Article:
(Netflix Streaming, June 2016) I wasn’t expecting much from Australian thriller Son of a Gun, but it does get steadily better as it goes on. Featuring Ewan MacGregor and Alicia Viklander, this film starts as a prison thriller, but gradually becomes more interesting as the characters get out of prison, execute their Big Heist and then have to live with the aftermath. Brenton Thwaites has the central role as a young man who is transformed by prison, becomes the confidante of a veteran criminal and tries to forge his own happy conclusion from between far more powerful villains. While the limits of the film’s budget are obvious, the script gets more interesting as it goes along, and the film’s west-Australia setting makes for an interesting change of pace. There isn’t much more to say about Son of a Gun—at best, it’s a quiet surprise for those who aren’t expecting much more.
(Video on Demand, March 2016) 2015 was the year when transgender issues hit the mainstream like never before, but it’s not clear whether this helped or hindered The Danish Girl. Reportedly a very fictionalized account of the first clinically transgendered person, this is also a recognizable piece of Oscar-courting filmmaking, complete with credible historical recreations, flawed but heroic characters, progressive social issues and a self-important tone. It seeks legitimacy through art, blurs the messy inconvenient details of its inspiration and wraps up everything with a sad bow. It usually works: director Tom Hooper is, by now, a veteran at this sort of thing, and effortlessly moves through period sets, and Eddie Redmayne does turn in a showy but compelling performance as a man becoming a woman—although Alicia Viklander is just as interesting as the character who reacts to the transition. The historical atmosphere of the early-twentieth-century European art scene is well executed and the drama goes slightly beyond what we’d expect from the film’s slug-line. The Danish Girl is, in short, a bit more interesting than expected, helping it avoid feeling like it’s exploiting the issue-of-the-moment. It could have been better: At times, the cinematography feels overly staid, feeling like a series of isolated room dramas rather than presenting its world with the bustling energy suggested at the edges. It’s also a film condemned by facts to a rather conventional dramatic arc—comforting given the touchy subject matter, but no less predictable. For all the sympathies we can have for the character’s plight, it’s also locked into the filmmaking template proper to those kinds of movies.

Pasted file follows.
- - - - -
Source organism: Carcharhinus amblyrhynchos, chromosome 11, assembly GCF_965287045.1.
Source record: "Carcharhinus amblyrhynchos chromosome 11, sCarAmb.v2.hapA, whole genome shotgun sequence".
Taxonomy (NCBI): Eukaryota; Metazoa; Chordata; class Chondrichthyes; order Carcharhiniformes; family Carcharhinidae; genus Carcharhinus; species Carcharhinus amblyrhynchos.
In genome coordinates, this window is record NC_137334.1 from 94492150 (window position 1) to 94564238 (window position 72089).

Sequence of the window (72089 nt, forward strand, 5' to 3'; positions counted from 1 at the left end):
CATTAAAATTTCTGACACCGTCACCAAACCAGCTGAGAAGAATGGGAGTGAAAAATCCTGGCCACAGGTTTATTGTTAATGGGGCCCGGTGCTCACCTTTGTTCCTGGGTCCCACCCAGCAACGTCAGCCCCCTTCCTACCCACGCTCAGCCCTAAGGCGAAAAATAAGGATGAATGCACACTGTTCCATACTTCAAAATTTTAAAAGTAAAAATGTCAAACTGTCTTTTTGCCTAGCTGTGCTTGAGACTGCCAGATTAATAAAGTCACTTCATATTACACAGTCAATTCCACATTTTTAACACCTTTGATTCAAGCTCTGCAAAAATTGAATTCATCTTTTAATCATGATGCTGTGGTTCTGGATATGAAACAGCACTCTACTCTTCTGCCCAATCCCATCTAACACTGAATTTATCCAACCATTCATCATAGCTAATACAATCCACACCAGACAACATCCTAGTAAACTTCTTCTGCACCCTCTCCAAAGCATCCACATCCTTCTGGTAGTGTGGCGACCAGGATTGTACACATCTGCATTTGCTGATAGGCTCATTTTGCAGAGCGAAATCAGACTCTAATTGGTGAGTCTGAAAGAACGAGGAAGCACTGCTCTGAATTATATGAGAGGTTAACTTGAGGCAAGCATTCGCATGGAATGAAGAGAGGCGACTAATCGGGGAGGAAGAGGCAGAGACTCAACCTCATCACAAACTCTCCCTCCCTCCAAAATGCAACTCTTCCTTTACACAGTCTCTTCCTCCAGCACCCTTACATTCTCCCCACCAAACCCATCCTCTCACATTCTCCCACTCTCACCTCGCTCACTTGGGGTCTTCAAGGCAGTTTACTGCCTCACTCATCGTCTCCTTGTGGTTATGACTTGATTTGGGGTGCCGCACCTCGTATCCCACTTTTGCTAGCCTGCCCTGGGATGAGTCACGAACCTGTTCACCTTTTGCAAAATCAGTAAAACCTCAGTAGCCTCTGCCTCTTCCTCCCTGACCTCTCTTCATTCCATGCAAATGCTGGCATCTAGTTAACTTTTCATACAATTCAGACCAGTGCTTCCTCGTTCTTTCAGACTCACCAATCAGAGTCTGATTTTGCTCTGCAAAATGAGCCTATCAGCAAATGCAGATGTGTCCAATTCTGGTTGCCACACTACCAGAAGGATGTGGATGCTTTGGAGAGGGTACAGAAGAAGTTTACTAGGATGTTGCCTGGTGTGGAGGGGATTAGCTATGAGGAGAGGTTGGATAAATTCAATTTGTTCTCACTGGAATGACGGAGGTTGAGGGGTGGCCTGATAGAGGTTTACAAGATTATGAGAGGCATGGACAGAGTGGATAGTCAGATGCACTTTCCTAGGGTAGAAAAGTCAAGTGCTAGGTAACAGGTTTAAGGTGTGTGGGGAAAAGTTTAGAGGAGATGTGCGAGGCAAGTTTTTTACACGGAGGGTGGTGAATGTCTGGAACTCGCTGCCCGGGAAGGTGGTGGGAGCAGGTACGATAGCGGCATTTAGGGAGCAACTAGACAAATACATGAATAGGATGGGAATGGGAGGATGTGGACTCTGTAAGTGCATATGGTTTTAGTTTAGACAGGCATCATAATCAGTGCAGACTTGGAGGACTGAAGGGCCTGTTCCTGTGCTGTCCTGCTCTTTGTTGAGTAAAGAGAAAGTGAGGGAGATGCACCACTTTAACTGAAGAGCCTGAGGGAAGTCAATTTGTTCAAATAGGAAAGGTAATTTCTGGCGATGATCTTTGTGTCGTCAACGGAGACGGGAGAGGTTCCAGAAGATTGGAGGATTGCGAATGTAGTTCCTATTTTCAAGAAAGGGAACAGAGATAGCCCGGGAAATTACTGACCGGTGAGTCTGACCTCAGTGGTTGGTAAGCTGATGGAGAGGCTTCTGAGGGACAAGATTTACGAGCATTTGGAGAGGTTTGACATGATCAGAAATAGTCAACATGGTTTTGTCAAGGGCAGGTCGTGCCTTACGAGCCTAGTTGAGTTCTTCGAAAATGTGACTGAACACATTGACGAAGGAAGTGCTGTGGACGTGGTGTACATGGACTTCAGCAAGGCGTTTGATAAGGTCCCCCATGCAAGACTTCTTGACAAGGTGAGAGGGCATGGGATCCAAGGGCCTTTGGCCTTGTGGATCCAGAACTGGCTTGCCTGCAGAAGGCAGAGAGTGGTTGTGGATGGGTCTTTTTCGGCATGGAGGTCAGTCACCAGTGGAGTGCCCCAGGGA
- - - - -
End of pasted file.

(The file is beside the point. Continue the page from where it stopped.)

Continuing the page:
(Netflix Streaming, October 2015) Many recent science-fiction movies are probing the uncomfortable notion of humans being replaced by their creations, but few have the nerve to do so as deviously as Ex Machina does. At first, it seems like a familiar kind of film: A young man is brought in to a remote location to administer a Turing Test to a freshly-developed Artificial Intelligence. What could go wrong? Oh, we know the answer to that question. But Ex Machina goes there through unexpected paths: It stacks the deck against its lovelorn examiners by featuring a robot optimized for sex-appeal, bypassing higher cognitive functions by going straight for base instincts. (Much as I loathe to admit any robosexual fetishes to the world at large, Alicia Vikander is here far more attractive as a visibly artificial character than when she dons a dress and wig to pass as human.) Oscar Isaac turns in another terrific performance as a mad genius combining technical skills with in-your-face arrogance. (The dance sequence alone is instantly memorable) Domhnall Gleeson is just as effective as the audience stand-in, a young man who doesn’t even realise the extent to which he’s being manipulated. But the mastermind here is writer/director Alex Garland, who direct a great first film from his own tight and mean script. There’s a deceptive simplicity to Ex Machina’s surface that hides a lot of philosophical allusions, well-explored ideas and contemporary fears. The result maximizes its secluded location and small cast to present a great science-fiction film, unnerving from beginning to end and very successful in what it manages to achieve. It’s a surprisingly raw treatment for a cerebral subject, and it’s a sure-footed modern classic about a well-worn SF trope.